Author: Alan H. Plumley, Technical Advisor,
IRS, Office of Research
Publication date: November 1996, revised
Written for: IRS Publication 1916



 

 

 

  

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Page Last Reviewed or Updated: 12-Mar-2014

The 2010 Tax Returns Online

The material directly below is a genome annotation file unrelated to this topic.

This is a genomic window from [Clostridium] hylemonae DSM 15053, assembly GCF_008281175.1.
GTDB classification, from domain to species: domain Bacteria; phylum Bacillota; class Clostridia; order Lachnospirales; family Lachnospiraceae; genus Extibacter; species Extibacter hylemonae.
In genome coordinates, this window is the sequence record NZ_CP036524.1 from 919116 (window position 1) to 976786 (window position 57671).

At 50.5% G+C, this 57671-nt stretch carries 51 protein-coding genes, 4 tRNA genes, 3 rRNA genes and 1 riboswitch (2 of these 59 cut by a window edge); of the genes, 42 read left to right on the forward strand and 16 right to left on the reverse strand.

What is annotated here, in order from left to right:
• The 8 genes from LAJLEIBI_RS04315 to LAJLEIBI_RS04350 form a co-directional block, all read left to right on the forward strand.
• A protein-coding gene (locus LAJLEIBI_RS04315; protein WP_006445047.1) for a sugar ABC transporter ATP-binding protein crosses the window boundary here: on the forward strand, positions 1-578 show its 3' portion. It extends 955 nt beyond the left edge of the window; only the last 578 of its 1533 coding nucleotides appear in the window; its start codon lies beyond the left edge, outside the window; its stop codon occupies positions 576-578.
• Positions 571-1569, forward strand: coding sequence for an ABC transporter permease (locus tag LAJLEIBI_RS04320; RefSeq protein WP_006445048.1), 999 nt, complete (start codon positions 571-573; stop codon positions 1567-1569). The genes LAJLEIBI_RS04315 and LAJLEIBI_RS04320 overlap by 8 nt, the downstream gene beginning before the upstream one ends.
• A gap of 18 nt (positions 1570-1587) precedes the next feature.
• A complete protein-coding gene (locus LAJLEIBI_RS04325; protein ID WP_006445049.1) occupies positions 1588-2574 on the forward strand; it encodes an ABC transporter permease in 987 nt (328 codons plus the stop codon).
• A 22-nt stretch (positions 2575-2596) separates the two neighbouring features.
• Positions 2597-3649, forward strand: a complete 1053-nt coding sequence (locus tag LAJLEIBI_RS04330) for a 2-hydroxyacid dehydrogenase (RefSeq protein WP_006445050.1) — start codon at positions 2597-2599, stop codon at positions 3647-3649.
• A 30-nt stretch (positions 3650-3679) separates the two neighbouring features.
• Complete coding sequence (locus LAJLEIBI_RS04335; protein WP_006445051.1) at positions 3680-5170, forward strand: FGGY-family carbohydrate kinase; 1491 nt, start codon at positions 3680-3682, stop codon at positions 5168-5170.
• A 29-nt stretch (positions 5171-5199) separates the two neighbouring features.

2010 tax returns online 13. 2010 tax returns online   Basis of Property Table of Contents Introduction Useful Items - You may want to see: Cost BasisReal Property Adjusted BasisIncreases to Basis Decreases to Basis Basis Other Than CostProperty Received for Services Taxable Exchanges Involuntary Conversions Nontaxable Exchanges Property Transferred From a Spouse Property Received as a Gift Inherited Property Property Changed From Personal to Business or Rental Use Stocks and Bonds Introduction This chapter discusses how to figure your basis in property. 2010 tax returns online It is divided into the following sections. 2010 tax returns online Cost basis. 2010 tax returns online Adjusted basis. 2010 tax returns online Basis other than cost. 2010 tax returns online Your basis is the amount of your investment in property for tax purposes. 2010 tax returns online Use the basis to figure gain or loss on the sale, exchange, or other disposition of property. 2010 tax returns online Also use it to figure deductions for depreciation, amortization, depletion, and casualty losses. 2010 tax returns online If you use property for both business or investment purposes and for personal purposes, you must allocate the basis based on the use. 2010 tax returns online Only the basis allocated to the business or investment use of the property can be depreciated. 2010 tax returns online Your original basis in property is adjusted (increased or decreased) by certain events. 2010 tax returns online For example, if you make improvements to the property, increase your basis. 2010 tax returns online If you take deductions for depreciation or casualty losses, or claim certain credits, reduce your basis. 2010 tax returns online Keep accurate records of all items that affect the basis of your property. 2010 tax returns online For more information on keeping records, see chapter 1. 2010 tax returns online Useful Items - You may want to see: Publication 15-B Employer's Tax Guide to Fringe Benefits 525 Taxable and Nontaxable Income 535 Business Expenses 537 Installment Sales 544 Sales and Other Dispositions of Assets 550 Investment Income and Expenses 551 Basis of Assets 946 How To Depreciate Property Cost Basis The basis of property you buy is usually its cost. 2010 tax returns online The cost is the amount you pay in cash, debt obligations, other property, or services. 2010 tax returns online Your cost also includes amounts you pay for the following items: Sales tax, Freight, Installation and testing, Excise taxes, Legal and accounting fees (when they must be capitalized), Revenue stamps, Recording fees, and Real estate taxes (if you assume liability for the seller). 2010 tax returns online In addition, the basis of real estate and business assets may include other items. 2010 tax returns online Loans with low or no interest. 2010 tax returns online    If you buy property on a time-payment plan that charges little or no interest, the basis of your property is your stated purchase price minus any amount considered to be unstated interest. 2010 tax returns online You generally have unstated interest if your interest rate is less than the applicable federal rate. 2010 tax returns online   For more information, see Unstated Interest and Original Issue Discount (OID) in Publication 537. 2010 tax returns online Real Property Real property, also called real estate, is land and generally anything built on, growing on, or attached to land. 2010 tax returns online If you buy real property, certain fees and other expenses you pay are part of your cost basis in the property. 2010 tax returns online Lump sum purchase. 2010 tax returns online   If you buy buildings and the land on which they stand for a lump sum, allocate the cost basis among the land and the buildings. 2010 tax returns online Allocate the cost basis according to the respective fair market values (FMVs) of the land and buildings at the time of purchase. 2010 tax returns online Figure the basis of each asset by multiplying the lump sum by a fraction. 2010 tax returns online The numerator is the FMV of that asset and the denominator is the FMV of the whole property at the time of purchase. 2010 tax returns online    If you are not certain of the FMVs of the land and buildings, you can allocate the basis according to their assessed values for real estate tax purposes. 2010 tax returns online Fair market value (FMV). 2010 tax returns online   FMV is the price at which the property would change hands between a willing buyer and a willing seller, neither having to buy or sell, and both having reasonable knowledge of all the necessary facts. 2010 tax returns online Sales of similar property on or about the same date may be helpful in figuring the FMV of the property. 2010 tax returns online Assumption of mortgage. 2010 tax returns online   If you buy property and assume (or buy the property subject to) an existing mortgage on the property, your basis includes the amount you pay for the property plus the amount to be paid on the mortgage. 2010 tax returns online Settlement costs. 2010 tax returns online   Your basis includes the settlement fees and closing costs you paid for buying the property. 2010 tax returns online (A fee for buying property is a cost that must be paid even if you buy the property for cash. 2010 tax returns online ) Do not include fees and costs for getting a loan on the property in your basis. 2010 tax returns online   The following are some of the settlement fees or closing costs you can include in the basis of your property. 2010 tax returns online Abstract fees (abstract of title fees). 2010 tax returns online Charges for installing utility services. 2010 tax returns online Legal fees (including fees for the title search and preparation of the sales contract and deed). 2010 tax returns online Recording fees. 2010 tax returns online Survey fees. 2010 tax returns online Transfer taxes. 2010 tax returns online Owner's title insurance. 2010 tax returns online Any amounts the seller owes that you agree to pay, such as back taxes or interest, recording or mortgage fees, charges for improvements or repairs, and sales commissions. 2010 tax returns online   Settlement costs do not include amounts placed in escrow for the future payment of items such as taxes and insurance. 2010 tax returns online   The following are some of the settlement fees and closing costs you cannot include in the basis of property. 2010 tax returns online Casualty insurance premiums. 2010 tax returns online Rent for occupancy of the property before closing. 2010 tax returns online Charges for utilities or other services related to occupancy of the property before closing. 2010 tax returns online Charges connected with getting a loan, such as points (discount points, loan origination fees), mortgage insurance premiums, loan assumption fees, cost of a credit report, and fees for an appraisal required by a lender. 2010 tax returns online Fees for refinancing a mortgage. 2010 tax returns online Real estate taxes. 2010 tax returns online   If you pay real estate taxes the seller owed on real property you bought, and the seller did not reimburse you, treat those taxes as part of your basis. 2010 tax returns online You cannot deduct them as an expense. 2010 tax returns online    If you reimburse the seller for taxes the seller paid for you, you can usually deduct that amount as an expense in the year of purchase. 2010 tax returns online Do not include that amount in the basis of your property. 2010 tax returns online If you did not reimburse the seller, you must reduce your basis by the amount of those taxes. 2010 tax returns online Points. 2010 tax returns online   If you pay points to get a loan (including a mortgage, second mortgage, line of credit, or a home equity loan), do not add the points to the basis of the related property. 2010 tax returns online Generally, you deduct the points over the term of the loan. 2010 tax returns online For more information on how to deduct points, see chapter 23. 2010 tax returns online Points on home mortgage. 2010 tax returns online   Special rules may apply to points you and the seller pay when you get a mortgage to buy your main home. 2010 tax returns online If certain requirements are met, you can deduct the points in full for the year in which they are paid. 2010 tax returns online Reduce the basis of your home by any seller-paid points. 2010 tax returns online Adjusted Basis Before figuring gain or loss on a sale, exchange, or other disposition of property or figuring allowable depreciation, depletion, or amortization, you must usually make certain adjustments (increases and decreases) to the cost basis or basis other than cost (discussed later) of the property. 2010 tax returns online The result is the adjusted basis. 2010 tax returns online Increases to Basis Increase the basis of any property by all items properly added to a capital account. 2010 tax returns online Examples of items that increase basis are shown in Table 13-1. 2010 tax returns online These include the items discussed below. 2010 tax returns online Improvements. 2010 tax returns online   Add to your basis in property the cost of improvements having a useful life of more than 1 year, that increase the value of the property, lengthen its life, or adapt it to a different use. 2010 tax returns online For example, improvements include putting a recreation room in your unfinished basement, adding another bathroom or bedroom, putting up a fence, putting in new plumbing or wiring, installing a new roof, or paving your driveway. 2010 tax returns online Assessments for local improvements. 2010 tax returns online   Add to the basis of property assessments for improvements such as streets and sidewalks if they increase the value of the property assessed. 2010 tax returns online Do not deduct them as taxes. 2010 tax returns online However, you can deduct as taxes assessments for maintenance or repairs, or for meeting interest charges related to the improvements. 2010 tax returns online Example. 2010 tax returns online Your city changes the street in front of your store into an enclosed pedestrian mall and assesses you and other affected property owners for the cost of the conversion. 2010 tax returns online Add the assessment to your property's basis. 2010 tax returns online In this example, the assessment is a depreciable asset. 2010 tax returns online Decreases to Basis Decrease the basis of any property by all items that represent a return of capital for the period during which you held the property. 2010 tax returns online Examples of items that decrease basis are shown in Table 13-1. 2010 tax returns online These include the items discussed below. 2010 tax returns online Table 13-1. 2010 tax returns online Examples of Adjustments to Basis Increases to Basis Decreases to Basis • Capital improvements: • Exclusion from income of   Putting an addition on your home subsidies for energy conservation   Replacing an entire roof measures   Paving your driveway     Installing central air conditioning • Casualty or theft loss deductions   Rewiring your home and insurance reimbursements       • Assessments for local improvements:     Water connections     Extending utility service lines to the property • Postponed gain from the sale of a home   Sidewalks • Alternative motor vehicle credit  (Form 8910)   Roads       • Alternative fuel vehicle refueling     property credit (Form 8911)           • Residential energy credits (Form 5695)       • Casualty losses: • Depreciation and section 179 deduction   Restoring damaged property     • Nontaxable corporate distributions • Legal fees:     Cost of defending and perfecting a title • Certain canceled debt excluded from   Fees for getting a reduction of an assessment income     • Zoning costs • Easements           • Adoption tax benefits Casualty and theft losses. 2010 tax returns online   If you have a casualty or theft loss, decrease the basis in your property by any insurance proceeds or other reimbursement and by any deductible loss not covered by insurance. 2010 tax returns online    You must increase your basis in the property by the amount you spend on repairs that restore the property to its pre-casualty condition. 2010 tax returns online   For more information on casualty and theft losses, see chapter 25. 2010 tax returns online Depreciation and section 179 deduction. 2010 tax returns online   Decrease the basis of your qualifying business property by any section 179 deduction you take and the depreciation you deducted, or could have deducted (including any special depreciation allowance), on your tax returns under the method of depreciation you selected. 2010 tax returns online   For more information about depreciation and the section 179 deduction, see Publication 946 and the Instructions for Form 4562. 2010 tax returns online Example. 2010 tax returns online You owned a duplex used as rental property that cost you $40,000, of which $35,000 was allocated to the building and $5,000 to the land. 2010 tax returns online You added an improvement to the duplex that cost $10,000. 2010 tax returns online In February last year, the duplex was damaged by fire. 2010 tax returns online Up to that time, you had been allowed depreciation of $23,000. 2010 tax returns online You sold some salvaged material for $1,300 and collected $19,700 from your insurance company. 2010 tax returns online You deducted a casualty loss of $1,000 on your income tax return for last year. 2010 tax returns online You spent $19,000 of the insurance proceeds for restoration of the duplex, which was completed this year. 2010 tax returns online You must use the duplex's adjusted basis after the restoration to determine depreciation for the rest of the property's recovery period. 2010 tax returns online Figure the adjusted basis of the duplex as follows: Original cost of duplex $35,000 Addition to duplex 10,000 Total cost of duplex $45,000 Minus: Depreciation 23,000 Adjusted basis before casualty $22,000 Minus: Insurance proceeds $19,700     Deducted casualty loss 1,000     Salvage proceeds 1,300 22,000 Adjusted basis after casualty $-0- Add: Cost of restoring duplex 19,000 Adjusted basis after restoration $19,000 Note. 2010 tax returns online Your basis in the land is its original cost of $5,000. 2010 tax returns online Easements. 2010 tax returns online   The amount you receive for granting an easement is generally considered to be proceeds from the sale of an interest in real property. 2010 tax returns online It reduces the basis of the affected part of the property. 2010 tax returns online If the amount received is more than the basis of the part of the property affected by the easement, reduce your basis in that part to zero and treat the excess as a recognized gain. 2010 tax returns online   If the gain is on a capital asset, see chapter 16 for information about how to report it. 2010 tax returns online If the gain is on property used in a trade or business, see Publication 544 for information about how to report it. 2010 tax returns online Exclusion of subsidies for energy conservation measures. 2010 tax returns online   You can exclude from gross income any subsidy you received from a public utility company for the purchase or installation of an energy conservation measure for a dwelling unit. 2010 tax returns online Reduce the basis of the property for which you received the subsidy by the excluded amount. 2010 tax returns online For more information about this subsidy, see chapter 12. 2010 tax returns online Postponed gain from sale of home. 2010 tax returns online    If you postponed gain from the sale of your main home under rules in effect before May 7, 1997, you must reduce the basis of the home you acquired as a replacement by the amount of the postponed gain. 2010 tax returns online For more information on the rules for the sale of a home, see chapter 15. 2010 tax returns online Basis Other Than Cost There are many times when you cannot use cost as basis. 2010 tax returns online In these cases, the fair market value or the adjusted basis of the property can be used. 2010 tax returns online Fair market value (FMV) and adjusted basis were discussed earlier. 2010 tax returns online Property Received for Services If you receive property for your services, include the FMV of the property in income. 2010 tax returns online The amount you include in income becomes your basis. 2010 tax returns online If the services were performed for a price agreed on beforehand, it will be accepted as the FMV of the property if there is no evidence to the contrary. 2010 tax returns online Restricted property. 2010 tax returns online   If you receive property for your services and the property is subject to certain restrictions, your basis in the property is its FMV when it becomes substantially vested. 2010 tax returns online However, this rule does not apply if you make an election to include in income the FMV of the property at the time it is transferred to you, less any amount you paid for it. 2010 tax returns online Property is substantially vested when it is transferable or when it is not subject to a substantial risk of forfeiture (you do not have a good chance of losing it). 2010 tax returns online For more information, see Restricted Property in Publication 525. 2010 tax returns online Bargain purchases. 2010 tax returns online   A bargain purchase is a purchase of an item for less than its FMV. 2010 tax returns online If, as compensation for services, you buy goods or other property at less than FMV, include the difference between the purchase price and the property's FMV in your income. 2010 tax returns online Your basis in the property is its FMV (your purchase price plus the amount you include in income). 2010 tax returns online   If the difference between your purchase price and the FMV is a qualified employee discount, do not include the difference in income. 2010 tax returns online However, your basis in the property is still its FMV. 2010 tax returns online See Employee Discounts in Publication 15-B. 2010 tax returns online Taxable Exchanges A taxable exchange is one in which the gain is taxable or the loss is deductible. 2010 tax returns online A taxable gain or deductible loss also is known as a recognized gain or loss. 2010 tax returns online If you receive property in exchange for other property in a taxable exchange, the basis of the property you receive is usually its FMV at the time of the exchange. 2010 tax returns online Involuntary Conversions If you receive replacement property as a result of an involuntary conversion, such as a casualty, theft, or condemnation, figure the basis of the replacement property using the basis of the converted property. 2010 tax returns online Similar or related property. 2010 tax returns online   If you receive replacement property similar or related in service or use to the converted property, the replacement property's basis is the same as the converted property's basis on the date of the conversion, with the following adjustments. 2010 tax returns online Decrease the basis by the following. 2010 tax returns online Any loss you recognize on the involuntary conversion. 2010 tax returns online Any money you receive that you do not spend on similar property. 2010 tax returns online Increase the basis by the following. 2010 tax returns online Any gain you recognize on the involuntary conversion. 2010 tax returns online Any cost of acquiring the replacement property. 2010 tax returns online Money or property not similar or related. 2010 tax returns online    If you receive money or property not similar or related in service or use to the converted property, and you buy replacement property similar or related in service or use to the converted property, the basis of the replacement property is its cost decreased by the gain not recognized on the conversion. 2010 tax returns online Example. 2010 tax returns online The state condemned your property. 2010 tax returns online The adjusted basis of the property was $26,000 and the state paid you $31,000 for it. 2010 tax returns online You realized a gain of $5,000 ($31,000 − $26,000). 2010 tax returns online You bought replacement property similar in use to the converted property for $29,000. 2010 tax returns online You recognize a gain of $2,000 ($31,000 − $29,000), the unspent part of the payment from the state. 2010 tax returns online Your unrecognized gain is $3,000, the difference between the $5,000 realized gain and the $2,000 recognized gain. 2010 tax returns online The basis of the replacement property is figured as follows: Cost of replacement property $29,000 Minus: Gain not recognized 3,000 Basis of replacement property $26,000 Allocating the basis. 2010 tax returns online   If you buy more than one piece of replacement property, allocate your basis among the properties based on their respective costs. 2010 tax returns online Basis for depreciation. 2010 tax returns online   Special rules apply in determining and depreciating the basis of MACRS property acquired in an involuntary conversion. 2010 tax returns online For information, see What Is the Basis of Your Depreciable Property? in chapter 1 of Publication 946. 2010 tax returns online Nontaxable Exchanges A nontaxable exchange is an exchange in which you are not taxed on any gain and you cannot deduct any loss. 2010 tax returns online If you receive property in a nontaxable exchange, its basis is generally the same as the basis of the property you transferred. 2010 tax returns online See Nontaxable Trades in chapter 14. 2010 tax returns online Like-Kind Exchanges The exchange of property for the same kind of property is the most common type of nontaxable exchange. 2010 tax returns online To qualify as a like-kind exchange, the property traded and the property received must be both of the following. 2010 tax returns online Qualifying property. 2010 tax returns online Like-kind property. 2010 tax returns online The basis of the property you receive is generally the same as the adjusted basis of the property you gave up. 2010 tax returns online If you trade property in a like-kind exchange and also pay money, the basis of the property received is the adjusted basis of the property you gave up increased by the money you paid. 2010 tax returns online Qualifying property. 2010 tax returns online   In a like-kind exchange, you must hold for investment or for productive use in your trade or business both the property you give up and the property you receive. 2010 tax returns online Like-kind property. 2010 tax returns online   There must be an exchange of like-kind property. 2010 tax returns online Like-kind properties are properties of the same nature or character, even if they differ in grade or quality. 2010 tax returns online The exchange of real estate for real estate and personal property for similar personal property are exchanges of like-kind property. 2010 tax returns online Example. 2010 tax returns online You trade in an old truck used in your business with an adjusted basis of $1,700 for a new one costing $6,800. 2010 tax returns online The dealer allows you $2,000 on the old truck, and you pay $4,800. 2010 tax returns online This is a like-kind exchange. 2010 tax returns online The basis of the new truck is $6,500 (the adjusted basis of the old one, $1,700, plus the amount you paid, $4,800). 2010 tax returns online If you sell your old truck to a third party for $2,000 instead of trading it in and then buy a new one from the dealer, you have a taxable gain of $300 on the sale (the $2,000 sale price minus the $1,700 adjusted basis). 2010 tax returns online The basis of the new truck is the price you pay the dealer. 2010 tax returns online Partially nontaxable exchanges. 2010 tax returns online   A partially nontaxable exchange is an exchange in which you receive unlike property or money in addition to like-kind property. 2010 tax returns online The basis of the property you receive is the same as the adjusted basis of the property you gave up, with the following adjustments. 2010 tax returns online Decrease the basis by the following amounts. 2010 tax returns online Any money you receive. 2010 tax returns online Any loss you recognize on the exchange. 2010 tax returns online Increase the basis by the following amounts. 2010 tax returns online Any additional costs you incur. 2010 tax returns online Any gain you recognize on the exchange. 2010 tax returns online If the other party to the exchange assumes your liabilities, treat the debt assumption as money you received in the exchange. 2010 tax returns online Allocation of basis. 2010 tax returns online   If you receive like-kind and unlike properties in the exchange, allocate the basis first to the unlike property, other than money, up to its FMV on the date of the exchange. 2010 tax returns online The rest is the basis of the like-kind property. 2010 tax returns online More information. 2010 tax returns online   See Like-Kind Exchanges in chapter 1 of Publication 544 for more information. 2010 tax returns online Basis for depreciation. 2010 tax returns online   Special rules apply in determining and depreciating the basis of MACRS property acquired in a like-kind exchange. 2010 tax returns online For information, see What Is the Basis of Your Depreciable Property? in chapter 1 of Publication 946. 2010 tax returns online Property Transferred From a Spouse The basis of property transferred to you or transferred in trust for your benefit by your spouse is the same as your spouse's adjusted basis. 2010 tax returns online The same rule applies to a transfer by your former spouse that is incident to divorce. 2010 tax returns online However, for property transferred in trust, adjust your basis for any gain recognized by your spouse or former spouse if the liabilities assumed, plus the liabilities to which the property is subject, are more than the adjusted basis of the property transferred. 2010 tax returns online If the property transferred to you is a series E, series EE, or series I U. 2010 tax returns online S. 2010 tax returns online savings bond, the transferor must include in income the interest accrued to the date of transfer. 2010 tax returns online Your basis in the bond immediately after the transfer is equal to the transferor's basis increased by the interest income includible in the transferor's income. 2010 tax returns online For more information on these bonds, see chapter 7. 2010 tax returns online At the time of the transfer, the transferor must give you the records needed to determine the adjusted basis and holding period of the property as of the date of the transfer. 2010 tax returns online For more information about the transfer of property from a spouse, see chapter 14. 2010 tax returns online Property Received as a Gift To figure the basis of property you receive as a gift, you must know its adjusted basis to the donor just before it was given to you, its FMV at the time it was given to you, and any gift tax paid on it. 2010 tax returns online FMV less than donor's adjusted basis. 2010 tax returns online   If the FMV of the property at the time of the gift is less than the donor's adjusted basis, your basis depends on whether you have a gain or a loss when you dispose of the property. 2010 tax returns online Your basis for figuring gain is the same as the donor's adjusted basis plus or minus any required adjustments to basis while you held the property. 2010 tax returns online Your basis for figuring loss is its FMV when you received the gift plus or minus any required adjustments to basis while you held the property. 2010 tax returns online See Adjusted Basis , earlier. 2010 tax returns online Example. 2010 tax returns online You received an acre of land as a gift. 2010 tax returns online At the time of the gift, the land had an FMV of $8,000. 2010 tax returns online The donor's adjusted basis was $10,000. 2010 tax returns online After you received the property, no events occurred to increase or decrease your basis. 2010 tax returns online If you later sell the property for $12,000, you will have a $2,000 gain because you must use the donor's adjusted basis at the time of the gift ($10,000) as your basis to figure gain. 2010 tax returns online If you sell the property for $7,000, you will have a $1,000 loss because you must use the FMV at the time of the gift ($8,000) as your basis to figure loss. 2010 tax returns online If the sales price is between $8,000 and $10,000, you have neither gain nor loss. 2010 tax returns online Business property. 2010 tax returns online   If you hold the gift as business property, your basis for figuring any depreciation, depletion, or amortization deductions is the same as the donor's adjusted basis plus or minus any required adjustments to basis while you hold the property. 2010 tax returns online FMV equal to or greater than donor's adjusted basis. 2010 tax returns online   If the FMV of the property is equal to or greater than the donor's adjusted basis, your basis is the donor's adjusted basis at the time you received the gift. 2010 tax returns online Increase your basis by all or part of any gift tax paid, depending on the date of the gift, explained later. 2010 tax returns online   Also, for figuring gain or loss from a sale or other disposition or for figuring depreciation, depletion, or amortization deductions on business property, you must increase or decrease your basis (the donor's adjusted basis) by any required adjustments to basis while you held the property. 2010 tax returns online See Adjusted Basis , earlier. 2010 tax returns online   If you received a gift during the tax year, increase your basis in the gift (the donor's adjusted basis) by the part of the gift tax paid on it due to the net increase in value of the gift. 2010 tax returns online Figure the increase by multiplying the gift tax paid by a fraction. 2010 tax returns online The numerator of the fraction is the net increase in value of the gift and the denominator is the amount of the gift. 2010 tax returns online   The net increase in value of the gift is the FMV of the gift minus the donor's adjusted basis. 2010 tax returns online The amount of the gift is its value for gift tax purposes after reduction by any annual exclusion and marital or charitable deduction that applies to the gift. 2010 tax returns online Example. 2010 tax returns online In 2013, you received a gift of property from your mother that had an FMV of $50,000. 2010 tax returns online Her adjusted basis was $20,000. 2010 tax returns online The amount of the gift for gift tax purposes was $36,000 ($50,000 minus the $14,000 annual exclusion). 2010 tax returns online She paid a gift tax of $7,320 on the property. 2010 tax returns online Your basis is $26,076, figured as follows: Fair market value $50,000 Minus: Adjusted basis −20,000 Net increase in value $30,000     Gift tax paid $7,320 Multiplied by ($30,000 ÷ $36,000) × . 2010 tax returns online 83 Gift tax due to net increase in value $6,076 Adjusted basis of property to your mother +20,000 Your basis in the property $26,076 Note. 2010 tax returns online If you received a gift before 1977, your basis in the gift (the donor's adjusted basis) includes any gift tax paid on it. 2010 tax returns online However, your basis cannot exceed the FMV of the gift at the time it was given to you. 2010 tax returns online Inherited Property Your basis in property you inherited from a decedent, who died before January 1, 2010, or after December 31, 2010, is generally one of the following: The FMV of the property at the date of the decedent's death. 2010 tax returns online The FMV on the alternate valuation date if the personal representative for the estate elects to use alternate valuation. 2010 tax returns online The value under the special-use valuation method for real property used in farming or a closely held business if elected for estate tax purposes. 2010 tax returns online The decedent's adjusted basis in land to the extent of the value excluded from the decedent's taxable estate as a qualified conservation easement. 2010 tax returns online If a federal estate tax return does not have to be filed, your basis in the inherited property is its appraised value at the date of death for state inheritance or transmission taxes. 2010 tax returns online For more information, see the instructions to Form 706, United States Estate (and Generation-Skipping Transfer) Tax Return. 2010 tax returns online Property inherited from a decedent who died in 2010. 2010 tax returns online   If you inherited property from a decedent who died in 2010, special rules may apply. 2010 tax returns online For more information, see Publication 4895, Tax Treatment of Property Acquired From a Decedent Dying in 2010. 2010 tax returns online Community property. 2010 tax returns online   In community property states (Arizona, California, Idaho, Louisiana, Nevada, New Mexico, Texas, Washington, and Wisconsin), husband and wife are each usually considered to own half the community property. 2010 tax returns online When either spouse dies, the total value of the community property, even the part belonging to the surviving spouse, generally becomes the basis of the entire property. 2010 tax returns online For this rule to apply, at least half the value of the community property interest must be includible in the decedent's gross estate, whether or not the estate must file a return. 2010 tax returns online Example. 2010 tax returns online You and your spouse owned community property that had a basis of $80,000. 2010 tax returns online When your spouse died, half the FMV of the community interest was includible in your spouse's estate. 2010 tax returns online The FMV of the community interest was $100,000. 2010 tax returns online The basis of your half of the property after the death of your spouse is $50,000 (half of the $100,000 FMV). 2010 tax returns online The basis of the other half to your spouse's heirs is also $50,000. 2010 tax returns online For more information about community property, see Publication 555, Community Property. 2010 tax returns online Property Changed From Personal to Business or Rental Use If you hold property for personal use and then change it to business use or use it to produce rent, you can begin to depreciate the property at the time of the change. 2010 tax returns online To do so, you must figure its basis for depreciation at the time of the change. 2010 tax returns online An example of changing property held for personal use to business or rental use would be renting out your former personal residence. 2010 tax returns online Basis for depreciation. 2010 tax returns online   The basis for depreciation is the lesser of the following amounts. 2010 tax returns online The FMV of the property on the date of the change. 2010 tax returns online Your adjusted basis on the date of the change. 2010 tax returns online Example. 2010 tax returns online Several years ago, you paid $160,000 to have your house built on a lot that cost $25,000. 2010 tax returns online You paid $20,000 for permanent improvements to the house and claimed a $2,000 casualty loss deduction for damage to the house before changing the property to rental use last year. 2010 tax returns online Because land is not depreciable, you include only the cost of the house when figuring the basis for depreciation. 2010 tax returns online Your adjusted basis in the house when you changed its use was $178,000 ($160,000 + $20,000 − $2,000). 2010 tax returns online On the same date, your property had an FMV of $180,000, of which $15,000 was for the land and $165,000 was for the house. 2010 tax returns online The basis for figuring depreciation on the house is its FMV on the date of the change ($165,000) because it is less than your adjusted basis ($178,000). 2010 tax returns online Sale of property. 2010 tax returns online   If you later sell or dispose of property changed to business or rental use, the basis you use will depend on whether you are figuring gain or loss. 2010 tax returns online Gain. 2010 tax returns online   The basis for figuring a gain is your adjusted basis in the property when you sell the property. 2010 tax returns online Example. 2010 tax returns online Assume the same facts as in the previous example except that you sell the property at a gain after being allowed depreciation deductions of $37,500. 2010 tax returns online Your adjusted basis for figuring gain is $165,500 ($178,000 + $25,000 (land) − $37,500). 2010 tax returns online Loss. 2010 tax returns online   Figure the basis for a loss starting with the smaller of your adjusted basis or the FMV of the property at the time of the change to business or rental use. 2010 tax returns online Then make adjustments (increases and decreases) for the period after the change in the property's use, as discussed earlier under Adjusted Basis . 2010 tax returns online Example. 2010 tax returns online Assume the same facts as in the previous example, except that you sell the property at a loss after being allowed depreciation deductions of $37,500. 2010 tax returns online In this case, you would start with the FMV on the date of the change to rental use ($180,000), because it is less than the adjusted basis of $203,000 ($178,000 + $25,000 (land)) on that date. 2010 tax returns online Reduce that amount ($180,000) by the depreciation deductions ($37,500). 2010 tax returns online The basis for loss is $142,500 ($180,000 − $37,500). 2010 tax returns online Stocks and Bonds The basis of stocks or bonds you buy generally is the purchase price plus any costs of purchase, such as commissions and recording or transfer fees. 2010 tax returns online If you get stocks or bonds other than by purchase, your basis is usually determined by the FMV or the previous owner's adjusted basis, as discussed earlier. 2010 tax returns online You must adjust the basis of stocks for certain events that occur after purchase. 2010 tax returns online For example, if you receive additional stock from nontaxable stock dividends or stock splits, reduce your basis for each share of stock by dividing the adjusted basis of the old stock by the number of shares of old and new stock. 2010 tax returns online This rule applies only when the additional stock received is identical to the stock held. 2010 tax returns online Also reduce your basis when you receive nontaxable distributions. 2010 tax returns online They are a return of capital. 2010 tax returns online Example. 2010 tax returns online In 2011 you bought 100 shares of XYZ stock for $1,000 or $10 a share. 2010 tax returns online In 2012 you bought 100 shares of XYZ stock for $1,600 or $16 a share. 2010 tax returns online In 2013 XYZ declared a 2-for-1 stock split. 2010 tax returns online You now have 200 shares of stock with a basis of $5 a share and 200 shares with a basis of $8 a share. 2010 tax returns online Other basis. 2010 tax returns online   There are other ways to figure the basis of stocks or bonds depending on how you acquired them. 2010 tax returns online For detailed information, see Stocks and Bonds under Basis of Investment Property in chapter 4 of Publication 550. 2010 tax returns online Identifying stocks or bonds sold. 2010 tax returns online   If you can adequately identify the shares of stock or the bonds you sold, their basis is the cost or other basis of the particular shares of stocks or bonds. 2010 tax returns online If you buy and sell securities at various times in varying quantities and you cannot adequately identify the shares you sell, the basis of the securities you sell is the basis of the securities you acquired first. 2010 tax returns online For more information about identifying securities you sell, see Stocks and Bonds under Basis of Investment Property in chapter 4 of Publication 550. 2010 tax returns online Mutual fund shares. 2010 tax returns online   If you sell mutual fund shares you acquired at various times and prices and left on deposit in an account kept by a custodian or agent, you can elect to use an average basis. 2010 tax returns online For more information, see Publication 550. 2010 tax returns online Bond premium. 2010 tax returns online   If you buy a taxable bond at a premium and elect to amortize the premium, reduce the basis of the bond by the amortized premium you deduct each year. 2010 tax returns online See Bond Premium Amortization in chapter 3 of Publication 550 for more information. 2010 tax returns online Although you cannot deduct the premium on a tax-exempt bond, you must amortize the premium each year and reduce your basis in the bond by the amortized amount. 2010 tax returns online Original issue discount (OID) on debt instruments. 2010 tax returns online   You must increase your basis in an OID debt instrument by the OID you include in income for that instrument. 2010 tax returns online See Original Issue Discount (OID) in chapter 7 and Publication 1212, Guide To Original Issue Discount (OID) Instruments. 2010 tax returns online Tax-exempt obligations. 2010 tax returns online    OID on tax-exempt obligations is generally not taxable. 2010 tax returns online However, when you dispose of a tax-exempt obligation issued after September 3, 1982, and acquired after March 1, 1984, you must accrue OID on the obligation to determine its adjusted basis. 2010 tax returns online The accrued OID is added to the basis of the obligation to determine your gain or loss. 2010 tax returns online See chapter 4 of Publication 550. 2010 tax returns online Prev  Up  Next   Home   More Online Publications